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How can I generate a 100KHz PWM Signal in Ltspice? How do I calculate Ton and Tperiode?

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closed as unclear what you're asking by RoyC, Mitu Raj, Michel Keijzers, Finbarr, Dmitry Grigoryev Apr 17 '18 at 8:07

Please clarify your specific problem or add additional details to highlight exactly what you need. As it's currently written, it’s hard to tell exactly what you're asking. See the How to Ask page for help clarifying this question. If this question can be reworded to fit the rules in the help center, please edit the question.

  • \$\begingroup\$ Please edit your question, its unclear what your asking. If you want to modulate the signal, then you'll need a multiplier (as in comm modulate). If you want to generate 100kHz then please say so. \$\endgroup\$ – Voltage Spike Apr 10 '18 at 18:09
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A 100kHz signal must change every 1/T seconds, or 0.00001s, If you want a square wave with a 50% duty cycle then the Tperiod sets the time that the signal will be on and Ton sets the time during that period or 'window' that the signal is at Von.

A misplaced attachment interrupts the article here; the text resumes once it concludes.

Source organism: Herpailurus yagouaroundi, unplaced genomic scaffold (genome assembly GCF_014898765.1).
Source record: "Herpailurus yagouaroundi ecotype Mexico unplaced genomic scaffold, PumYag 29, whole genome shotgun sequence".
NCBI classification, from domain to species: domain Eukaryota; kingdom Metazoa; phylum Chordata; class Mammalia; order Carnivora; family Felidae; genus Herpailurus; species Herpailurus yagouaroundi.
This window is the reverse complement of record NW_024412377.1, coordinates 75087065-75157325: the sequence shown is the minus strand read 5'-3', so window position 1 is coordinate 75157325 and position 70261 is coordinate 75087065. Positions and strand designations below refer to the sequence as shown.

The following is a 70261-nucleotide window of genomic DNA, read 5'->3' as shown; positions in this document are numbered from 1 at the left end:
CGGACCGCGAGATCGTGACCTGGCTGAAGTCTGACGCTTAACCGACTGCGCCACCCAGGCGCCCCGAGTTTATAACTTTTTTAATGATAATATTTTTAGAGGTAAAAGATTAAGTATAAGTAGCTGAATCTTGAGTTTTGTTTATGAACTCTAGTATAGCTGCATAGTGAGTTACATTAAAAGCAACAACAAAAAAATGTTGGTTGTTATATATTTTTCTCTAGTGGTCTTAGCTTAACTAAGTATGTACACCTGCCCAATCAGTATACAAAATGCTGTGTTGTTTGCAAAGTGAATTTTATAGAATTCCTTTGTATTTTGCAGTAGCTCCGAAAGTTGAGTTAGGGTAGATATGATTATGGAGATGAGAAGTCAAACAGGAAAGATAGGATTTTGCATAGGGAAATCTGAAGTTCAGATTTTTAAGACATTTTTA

Calculate your period: 1/f=Tperiod Calculate how long the signal is on for 50% of the time (symmetrical square wave) would be t*Duty cycle = Ton.

If your looking to generate a PWM signal then use a PULSE Voltage source with a signal changing at 100kHz Tperiod is set to 0.00001s. The Ton will be half that for a 50% duty cycle, or 0.000005s. The rise and fall times may be left at zero. If you wanted a 20% duty cycle the Ton time would be 0.000002

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  • \$\begingroup\$ Thank you so much, now it is clear to me. In retrospect, it is so logical. \$\endgroup\$ – Luigi Apr 10 '18 at 20:28
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    \$\begingroup\$ If you like the answer, upvote and mark \$\endgroup\$ – Voltage Spike Apr 10 '18 at 20:29
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If you need this to serve your previous question, you'll be needing a time-varying PWM. You can set a ramp voltage in LTspice like this:

PULSE(0 1 0 {0.99/f} {0.01/f} 0 {1/f})

which is a ramp from 0 to 1V, with period given by the frequency f. You could have used {1/f} for rise time and zero for fall and Ton, but that setting can have adverse effects in the dynamic range in long runs.

Then, you can find the best comparator for the job in [Digital]/schmitt. See this answer.

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